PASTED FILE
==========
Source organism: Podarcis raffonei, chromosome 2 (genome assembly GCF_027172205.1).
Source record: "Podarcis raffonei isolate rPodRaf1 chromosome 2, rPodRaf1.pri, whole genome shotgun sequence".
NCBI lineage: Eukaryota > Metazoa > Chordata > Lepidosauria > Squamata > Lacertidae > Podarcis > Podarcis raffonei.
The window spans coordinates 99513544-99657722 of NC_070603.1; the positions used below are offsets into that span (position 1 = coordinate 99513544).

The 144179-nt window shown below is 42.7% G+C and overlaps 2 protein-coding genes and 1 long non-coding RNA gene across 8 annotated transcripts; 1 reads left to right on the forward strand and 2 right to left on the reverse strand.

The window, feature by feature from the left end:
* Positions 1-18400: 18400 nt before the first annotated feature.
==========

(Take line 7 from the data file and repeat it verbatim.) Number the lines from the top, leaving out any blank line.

* Positions 1-18400: 18400 nt before the first annotated feature.